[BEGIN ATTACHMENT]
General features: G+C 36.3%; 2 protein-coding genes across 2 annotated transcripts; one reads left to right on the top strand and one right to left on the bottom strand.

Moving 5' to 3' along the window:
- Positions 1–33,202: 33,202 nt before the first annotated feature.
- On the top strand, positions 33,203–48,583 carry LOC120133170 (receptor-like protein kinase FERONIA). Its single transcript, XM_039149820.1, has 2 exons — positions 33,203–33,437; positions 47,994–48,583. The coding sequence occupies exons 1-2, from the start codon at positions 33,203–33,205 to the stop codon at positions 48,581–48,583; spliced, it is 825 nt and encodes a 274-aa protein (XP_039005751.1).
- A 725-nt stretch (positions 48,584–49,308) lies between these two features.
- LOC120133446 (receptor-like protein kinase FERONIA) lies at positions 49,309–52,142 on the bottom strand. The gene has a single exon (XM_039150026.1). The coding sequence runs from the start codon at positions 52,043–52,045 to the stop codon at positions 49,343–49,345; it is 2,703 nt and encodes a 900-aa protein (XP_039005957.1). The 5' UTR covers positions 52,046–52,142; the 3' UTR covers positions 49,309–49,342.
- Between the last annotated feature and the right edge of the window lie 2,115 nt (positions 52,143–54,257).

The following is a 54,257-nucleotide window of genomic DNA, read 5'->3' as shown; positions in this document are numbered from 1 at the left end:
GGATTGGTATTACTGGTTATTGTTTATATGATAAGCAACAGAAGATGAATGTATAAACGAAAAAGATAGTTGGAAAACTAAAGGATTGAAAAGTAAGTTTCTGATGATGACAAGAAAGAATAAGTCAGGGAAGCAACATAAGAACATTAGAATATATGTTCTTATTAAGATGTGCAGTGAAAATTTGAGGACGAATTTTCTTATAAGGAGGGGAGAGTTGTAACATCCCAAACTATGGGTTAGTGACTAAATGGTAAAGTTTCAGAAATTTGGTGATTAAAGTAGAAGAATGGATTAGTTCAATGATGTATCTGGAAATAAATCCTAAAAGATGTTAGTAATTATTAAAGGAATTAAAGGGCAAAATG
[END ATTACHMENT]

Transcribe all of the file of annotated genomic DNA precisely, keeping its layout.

General features: G+C 36.3%; 2 protein-coding genes across 2 annotated transcripts; one reads left to right on the top strand and one right to left on the bottom strand.

Moving 5' to 3' along the window:
- Positions 1–33,202: 33,202 nt before the first annotated feature.
- On the top strand, positions 33,203–48,583 carry LOC120133170 (receptor-like protein kinase FERONIA). Its single transcript, XM_039149820.1, has 2 exons — positions 33,203–33,437; positions 47,994–48,583. The coding sequence occupies exons 1-2, from the start codon at positions 33,203–33,205 to the stop codon at positions 48,581–48,583; spliced, it is 825 nt and encodes a 274-aa protein (XP_039005751.1).
- A 725-nt stretch (positions 48,584–49,308) lies between these two features.
- LOC120133446 (receptor-like protein kinase FERONIA) lies at positions 49,309–52,142 on the bottom strand. The gene has a single exon (XM_039150026.1). The coding sequence runs from the start codon at positions 52,043–52,045 to the stop codon at positions 49,343–49,345; it is 2,703 nt and encodes a 900-aa protein (XP_039005957.1). The 5' UTR covers positions 52,046–52,142; the 3' UTR covers positions 49,309–49,342.
- Between the last annotated feature and the right edge of the window lie 2,115 nt (positions 52,143–54,257).

The following is a 54,257-nucleotide window of genomic DNA, read 5'->3' as shown; positions in this document are numbered from 1 at the left end:
GGATTGGTATTACTGGTTATTGTTTATATGATAAGCAACAGAAGATGAATGTATAAACGAAAAAGATAGTTGGAAAACTAAAGGATTGAAAAGTAAGTTTCTGATGATGACAAGAAAGAATAAGTCAGGGAAGCAACATAAGAACATTAGAATATATGTTCTTATTAAGATGTGCAGTGAAAATTTGAGGACGAATTTTCTTATAAGGAGGGGAGAGTTGTAACATCCCAAACTATGGGTTAGTGACTAAATGGTAAAGTTTCAGAAATTTGGTGATTAAAGTAGAAGAATGGATTAGTTCAATGATGTATCTGGAAATAAATCCTAAAAGATGTTAGTAATTATTAAAGGAATTAAAGGGCAAAATG